Vatican II

Vatican II

In the static convent setting of the 1950's, a rigid schedule prescribed daily life down to the minute. The goal for the sisters was to achieve perfection and holiness, and the best way to do this was to remove oneself from the world to the furthest extent possible. 

Everything changed in the aftermath of Vatican II, a 1962-65 council meeting in Rome of all the world's Catholic bishops, convened by Pope John XXIII to bring the church into the modern world. After the council, Pope Paul VI directed women's congregations to reach back to the wisdom of their founders to find inspiration for renewal. 

The more the sisters dug into their past, the more they re-engaged with the present world. They recaptured the spirit of their original mission: to serve where there was the greatest need. And they found this need with the poor. 

Seeing that charity wasn’t enough, and inspired by the great social movements of the 1960s and ‘70s, sisters began seeking social justice through systemic change. They wrote their representatives, testified before Congress, held public office, marched in protest, engaged in civil disobedience, and spent time in jail. They formed model institutions such as NETWORK, a national Catholic social justice lobby, whose letter of support was instrumental in winning the last holdout votes on healthcare reform in 2010, and whose “nuns on the bus” tour in the early summer of 2012 to protest the harsh-on-the-poor Ryan Budget captured the public’s imagination.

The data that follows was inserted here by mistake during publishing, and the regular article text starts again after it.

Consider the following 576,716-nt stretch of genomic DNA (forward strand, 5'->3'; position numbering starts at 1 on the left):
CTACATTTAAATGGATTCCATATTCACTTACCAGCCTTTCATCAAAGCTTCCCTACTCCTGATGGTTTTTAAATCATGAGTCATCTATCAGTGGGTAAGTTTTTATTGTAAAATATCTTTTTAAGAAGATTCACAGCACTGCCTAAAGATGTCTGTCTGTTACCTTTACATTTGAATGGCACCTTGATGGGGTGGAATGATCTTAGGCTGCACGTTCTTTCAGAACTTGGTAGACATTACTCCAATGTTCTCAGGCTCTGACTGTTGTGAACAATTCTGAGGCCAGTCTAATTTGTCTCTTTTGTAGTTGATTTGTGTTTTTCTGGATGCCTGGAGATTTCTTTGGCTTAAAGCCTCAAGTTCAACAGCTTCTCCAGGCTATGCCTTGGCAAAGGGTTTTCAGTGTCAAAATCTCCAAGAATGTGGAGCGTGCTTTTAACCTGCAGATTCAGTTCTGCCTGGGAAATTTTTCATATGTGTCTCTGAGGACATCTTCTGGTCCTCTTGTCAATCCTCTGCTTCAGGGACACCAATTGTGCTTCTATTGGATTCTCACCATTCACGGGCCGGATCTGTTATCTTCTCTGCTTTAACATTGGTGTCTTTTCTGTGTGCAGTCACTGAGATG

Vatican II set into motion an unstoppable transformation of Catholic sisters that continues to this day, much to the dismay of powerful and conservative figures in the church. In early 2009, U.S. nuns learned they were to be subjected to two unprecedented investigations from Rome: an Apostolic Visitation of approximately 340 active congregations, and a doctrinal assessment of LCWR, the Leadership Conference of Women Religious, which represents 80% of the 57,000 sisters in the U.S. In response to this reining in by the church, sisters in the U.S. now see themselves fighting on two fronts: to change and help heal the world, and to preserve their freedom to do so.